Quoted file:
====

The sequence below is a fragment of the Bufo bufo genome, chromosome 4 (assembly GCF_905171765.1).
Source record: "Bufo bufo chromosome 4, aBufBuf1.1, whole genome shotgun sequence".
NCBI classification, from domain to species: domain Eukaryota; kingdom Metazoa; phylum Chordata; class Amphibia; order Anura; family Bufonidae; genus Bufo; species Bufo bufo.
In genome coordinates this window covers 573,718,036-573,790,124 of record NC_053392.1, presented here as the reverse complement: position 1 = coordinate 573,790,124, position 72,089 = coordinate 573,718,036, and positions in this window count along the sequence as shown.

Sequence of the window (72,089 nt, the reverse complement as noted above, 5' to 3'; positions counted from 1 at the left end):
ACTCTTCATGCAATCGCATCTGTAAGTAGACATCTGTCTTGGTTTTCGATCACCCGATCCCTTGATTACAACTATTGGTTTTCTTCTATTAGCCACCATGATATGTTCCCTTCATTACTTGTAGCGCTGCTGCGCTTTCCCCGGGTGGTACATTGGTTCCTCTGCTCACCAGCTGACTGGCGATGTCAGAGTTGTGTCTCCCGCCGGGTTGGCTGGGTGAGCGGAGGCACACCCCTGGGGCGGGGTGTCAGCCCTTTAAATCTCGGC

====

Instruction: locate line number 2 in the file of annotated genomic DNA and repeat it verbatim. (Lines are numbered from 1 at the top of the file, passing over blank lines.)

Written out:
Source record: "Bufo bufo chromosome 4, aBufBuf1.1, whole genome shotgun sequence".